For example, if Defendant waives a gun at Plaintiff, placing Plaintiff under reasonable apprehension of an immediate pistol whipping and in that same motion the pistol strikes Plaintiff, Defendant would be liable for battery even if he intended to commit only an assault due to transferred intent.
However, does transferred intent apply where the Defendant had merely general intent?
In other words, is it possible for a Defendant to be liable for both assault and battery due to one act on the part of the Defendant?I am trying to determine whether or not, regardless of intent, could Defendant first be liable for assault and then battery for the same action. In other words, does transferred intent negate the first tort that the Defendant committed? Or does it supplement it? I know that the answer is much more simpler than I am making it out to be, but for some reason I'm really hung up on this issue. I hope that I'm articulating my question clearly.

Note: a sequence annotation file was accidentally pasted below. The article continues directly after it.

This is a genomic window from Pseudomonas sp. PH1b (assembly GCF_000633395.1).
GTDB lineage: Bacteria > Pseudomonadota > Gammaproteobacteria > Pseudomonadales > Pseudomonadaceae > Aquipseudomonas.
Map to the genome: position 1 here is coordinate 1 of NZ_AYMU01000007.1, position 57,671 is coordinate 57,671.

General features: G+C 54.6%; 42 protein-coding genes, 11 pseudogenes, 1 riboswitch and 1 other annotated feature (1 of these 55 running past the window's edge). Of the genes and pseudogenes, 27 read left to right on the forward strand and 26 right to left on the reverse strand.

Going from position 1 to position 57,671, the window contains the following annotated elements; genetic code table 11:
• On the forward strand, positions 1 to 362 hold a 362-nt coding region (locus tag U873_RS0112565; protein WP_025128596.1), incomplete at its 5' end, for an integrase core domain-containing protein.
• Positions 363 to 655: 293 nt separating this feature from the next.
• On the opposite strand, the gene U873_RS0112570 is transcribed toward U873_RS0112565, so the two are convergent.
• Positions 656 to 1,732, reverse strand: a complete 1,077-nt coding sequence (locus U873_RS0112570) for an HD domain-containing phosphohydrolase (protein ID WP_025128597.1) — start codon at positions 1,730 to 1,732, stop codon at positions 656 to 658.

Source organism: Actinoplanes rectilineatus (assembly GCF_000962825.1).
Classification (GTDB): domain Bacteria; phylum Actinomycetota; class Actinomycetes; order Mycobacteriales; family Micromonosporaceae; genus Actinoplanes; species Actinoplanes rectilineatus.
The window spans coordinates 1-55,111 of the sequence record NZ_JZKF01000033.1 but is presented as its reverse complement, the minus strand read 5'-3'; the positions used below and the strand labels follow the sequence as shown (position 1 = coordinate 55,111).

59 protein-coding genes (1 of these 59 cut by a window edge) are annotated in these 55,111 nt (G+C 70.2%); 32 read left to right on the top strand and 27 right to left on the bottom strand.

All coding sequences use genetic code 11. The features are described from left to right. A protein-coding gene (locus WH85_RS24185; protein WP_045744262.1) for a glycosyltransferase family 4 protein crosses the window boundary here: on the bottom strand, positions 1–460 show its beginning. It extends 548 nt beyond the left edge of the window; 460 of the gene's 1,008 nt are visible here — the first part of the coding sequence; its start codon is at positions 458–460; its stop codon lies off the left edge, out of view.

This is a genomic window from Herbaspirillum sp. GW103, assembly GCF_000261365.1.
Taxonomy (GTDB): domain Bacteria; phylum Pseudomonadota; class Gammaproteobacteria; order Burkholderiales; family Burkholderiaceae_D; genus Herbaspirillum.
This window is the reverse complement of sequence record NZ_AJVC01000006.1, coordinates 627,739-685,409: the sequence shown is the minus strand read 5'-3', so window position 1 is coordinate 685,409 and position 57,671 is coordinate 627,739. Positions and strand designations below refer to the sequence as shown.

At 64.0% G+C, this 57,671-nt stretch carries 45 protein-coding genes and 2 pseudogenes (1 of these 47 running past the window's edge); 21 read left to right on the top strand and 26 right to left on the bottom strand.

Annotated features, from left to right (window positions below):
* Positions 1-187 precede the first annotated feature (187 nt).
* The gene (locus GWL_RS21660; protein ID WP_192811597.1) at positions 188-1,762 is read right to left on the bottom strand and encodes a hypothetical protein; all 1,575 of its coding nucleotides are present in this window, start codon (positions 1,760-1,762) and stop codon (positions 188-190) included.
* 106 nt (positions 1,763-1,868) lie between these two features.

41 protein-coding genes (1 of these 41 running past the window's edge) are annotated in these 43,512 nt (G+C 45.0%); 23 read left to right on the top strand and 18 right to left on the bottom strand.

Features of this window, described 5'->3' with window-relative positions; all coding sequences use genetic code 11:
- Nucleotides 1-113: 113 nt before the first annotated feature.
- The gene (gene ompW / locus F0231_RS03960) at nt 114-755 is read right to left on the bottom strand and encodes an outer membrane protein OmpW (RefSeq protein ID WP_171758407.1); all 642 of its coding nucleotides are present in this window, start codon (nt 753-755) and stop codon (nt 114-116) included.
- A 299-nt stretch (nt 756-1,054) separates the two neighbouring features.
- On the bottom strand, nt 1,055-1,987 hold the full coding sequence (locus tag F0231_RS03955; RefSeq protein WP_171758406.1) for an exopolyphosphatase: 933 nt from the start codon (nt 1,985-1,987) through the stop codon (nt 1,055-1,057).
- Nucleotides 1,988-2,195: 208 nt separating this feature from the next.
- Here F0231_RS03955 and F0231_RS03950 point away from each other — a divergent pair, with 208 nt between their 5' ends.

Negligence and personal injury Pain and suffering Emotional distress caused by personal injury Premises liability for personal injuries Personal injury Personal injury settlement Assault and personal injury Battery and personal injury Property liability Criminal charges for assault and battery
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